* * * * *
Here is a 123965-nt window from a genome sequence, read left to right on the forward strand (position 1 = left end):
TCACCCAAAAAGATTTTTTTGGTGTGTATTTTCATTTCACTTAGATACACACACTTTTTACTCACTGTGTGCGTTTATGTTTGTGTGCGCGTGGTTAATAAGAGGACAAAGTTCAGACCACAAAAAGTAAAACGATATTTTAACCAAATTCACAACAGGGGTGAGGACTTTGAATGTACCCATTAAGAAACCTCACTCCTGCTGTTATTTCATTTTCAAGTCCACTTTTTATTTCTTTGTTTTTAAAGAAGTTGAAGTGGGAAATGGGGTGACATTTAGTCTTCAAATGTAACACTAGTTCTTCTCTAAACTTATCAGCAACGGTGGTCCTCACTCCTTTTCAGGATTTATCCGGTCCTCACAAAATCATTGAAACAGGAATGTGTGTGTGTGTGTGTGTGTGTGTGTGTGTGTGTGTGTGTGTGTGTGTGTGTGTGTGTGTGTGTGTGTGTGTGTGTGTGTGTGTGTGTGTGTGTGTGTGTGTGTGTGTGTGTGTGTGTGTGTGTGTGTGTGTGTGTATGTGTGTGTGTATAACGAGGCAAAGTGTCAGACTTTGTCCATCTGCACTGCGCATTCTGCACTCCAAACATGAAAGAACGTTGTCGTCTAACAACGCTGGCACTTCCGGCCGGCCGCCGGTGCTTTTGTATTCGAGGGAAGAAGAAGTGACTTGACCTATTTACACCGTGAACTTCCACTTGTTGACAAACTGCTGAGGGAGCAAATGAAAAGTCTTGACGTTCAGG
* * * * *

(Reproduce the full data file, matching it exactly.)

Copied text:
Here is a 123965-nt window from a genome sequence, read left to right on the forward strand (position 1 = left end):
TCACCCAAAAAGATTTTTTTGGTGTGTATTTTCATTTCACTTAGATACACACACTTTTTACTCACTGTGTGCGTTTATGTTTGTGTGCGCGTGGTTAATAAGAGGACAAAGTTCAGACCACAAAAAGTAAAACGATATTTTAACCAAATTCACAACAGGGGTGAGGACTTTGAATGTACCCATTAAGAAACCTCACTCCTGCTGTTATTTCATTTTCAAGTCCACTTTTTATTTCTTTGTTTTTAAAGAAGTTGAAGTGGGAAATGGGGTGACATTTAGTCTTCAAATGTAACACTAGTTCTTCTCTAAACTTATCAGCAACGGTGGTCCTCACTCCTTTTCAGGATTTATCCGGTCCTCACAAAATCATTGAAACAGGAATGTGTGTGTGTGTGTGTGTGTGTGTGTGTGTGTGTGTGTGTGTGTGTGTGTGTGTGTGTGTGTGTGTGTGTGTGTGTGTGTGTGTGTGTGTGTGTGTGTGTGTGTGTGTGTGTGTGTGTGTGTGTGTGTGTGTGTGTATGTGTGTGTGTATAACGAGGCAAAGTGTCAGACTTTGTCCATCTGCACTGCGCATTCTGCACTCCAAACATGAAAGAACGTTGTCGTCTAACAACGCTGGCACTTCCGGCCGGCCGCCGGTGCTTTTGTATTCGAGGGAAGAAGAAGTGACTTGACCTATTTACACCGTGAACTTCCACTTGTTGACAAACTGCTGAGGGAGCAAATGAAAAGTCTTGACGTTCAGG